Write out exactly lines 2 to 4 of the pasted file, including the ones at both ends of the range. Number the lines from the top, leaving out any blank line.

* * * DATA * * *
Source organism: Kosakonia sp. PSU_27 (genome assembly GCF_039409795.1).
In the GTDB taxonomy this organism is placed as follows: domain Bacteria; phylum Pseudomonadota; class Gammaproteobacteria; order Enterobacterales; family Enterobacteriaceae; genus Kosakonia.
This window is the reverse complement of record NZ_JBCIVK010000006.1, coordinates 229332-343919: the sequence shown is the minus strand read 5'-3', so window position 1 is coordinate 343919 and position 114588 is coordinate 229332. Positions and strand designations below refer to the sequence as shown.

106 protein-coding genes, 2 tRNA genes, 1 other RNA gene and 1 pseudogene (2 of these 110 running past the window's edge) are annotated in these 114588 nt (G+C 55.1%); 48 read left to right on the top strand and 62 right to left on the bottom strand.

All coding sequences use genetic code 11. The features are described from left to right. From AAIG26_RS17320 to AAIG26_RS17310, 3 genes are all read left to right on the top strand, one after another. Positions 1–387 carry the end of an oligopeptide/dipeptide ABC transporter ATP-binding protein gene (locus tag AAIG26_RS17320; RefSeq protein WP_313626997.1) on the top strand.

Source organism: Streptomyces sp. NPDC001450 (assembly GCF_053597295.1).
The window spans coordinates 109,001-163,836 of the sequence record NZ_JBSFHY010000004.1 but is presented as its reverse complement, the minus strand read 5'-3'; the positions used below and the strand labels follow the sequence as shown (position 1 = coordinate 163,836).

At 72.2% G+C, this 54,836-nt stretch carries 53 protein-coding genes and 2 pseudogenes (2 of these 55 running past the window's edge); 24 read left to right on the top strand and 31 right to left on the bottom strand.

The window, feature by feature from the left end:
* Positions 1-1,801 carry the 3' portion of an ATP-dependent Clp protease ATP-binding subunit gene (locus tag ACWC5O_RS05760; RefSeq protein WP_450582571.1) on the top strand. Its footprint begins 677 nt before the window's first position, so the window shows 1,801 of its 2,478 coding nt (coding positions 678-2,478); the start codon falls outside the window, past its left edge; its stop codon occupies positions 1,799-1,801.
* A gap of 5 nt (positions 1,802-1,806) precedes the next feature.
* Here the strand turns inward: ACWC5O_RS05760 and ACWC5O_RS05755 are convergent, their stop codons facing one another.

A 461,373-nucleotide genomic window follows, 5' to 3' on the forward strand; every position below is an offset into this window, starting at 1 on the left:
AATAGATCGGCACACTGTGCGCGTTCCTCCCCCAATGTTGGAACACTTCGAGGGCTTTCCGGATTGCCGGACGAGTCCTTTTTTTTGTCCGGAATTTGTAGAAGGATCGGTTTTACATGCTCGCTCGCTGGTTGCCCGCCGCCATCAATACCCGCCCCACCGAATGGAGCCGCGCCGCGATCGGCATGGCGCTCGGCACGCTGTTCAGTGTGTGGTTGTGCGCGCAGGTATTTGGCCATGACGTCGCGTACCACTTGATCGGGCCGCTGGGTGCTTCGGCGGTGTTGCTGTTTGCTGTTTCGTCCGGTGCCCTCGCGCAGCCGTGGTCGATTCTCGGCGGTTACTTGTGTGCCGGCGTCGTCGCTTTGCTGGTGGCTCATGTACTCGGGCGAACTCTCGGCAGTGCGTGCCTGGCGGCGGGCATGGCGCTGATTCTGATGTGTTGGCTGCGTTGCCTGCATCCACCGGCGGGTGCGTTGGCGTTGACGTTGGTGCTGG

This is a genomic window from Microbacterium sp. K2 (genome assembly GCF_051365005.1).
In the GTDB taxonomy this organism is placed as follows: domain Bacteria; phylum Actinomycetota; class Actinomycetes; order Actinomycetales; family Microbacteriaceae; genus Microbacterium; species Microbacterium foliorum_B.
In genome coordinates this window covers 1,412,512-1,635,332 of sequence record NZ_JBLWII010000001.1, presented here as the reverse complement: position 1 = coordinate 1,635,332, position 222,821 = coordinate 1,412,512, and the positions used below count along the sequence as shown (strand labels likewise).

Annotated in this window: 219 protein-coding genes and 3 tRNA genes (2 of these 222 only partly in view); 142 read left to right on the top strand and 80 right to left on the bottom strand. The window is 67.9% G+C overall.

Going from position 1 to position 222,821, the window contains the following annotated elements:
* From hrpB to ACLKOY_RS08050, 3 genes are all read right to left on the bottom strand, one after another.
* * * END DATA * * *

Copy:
In the GTDB taxonomy this organism is placed as follows: domain Bacteria; phylum Pseudomonadota; class Gammaproteobacteria; order Enterobacterales; family Enterobacteriaceae; genus Kosakonia.
This window is the reverse complement of record NZ_JBCIVK010000006.1, coordinates 229332-343919: the sequence shown is the minus strand read 5'-3', so window position 1 is coordinate 343919 and position 114588 is coordinate 229332. Positions and strand designations below refer to the sequence as shown.

106 protein-coding genes, 2 tRNA genes, 1 other RNA gene and 1 pseudogene (2 of these 110 running past the window's edge) are annotated in these 114588 nt (G+C 55.1%); 48 read left to right on the top strand and 62 right to left on the bottom strand.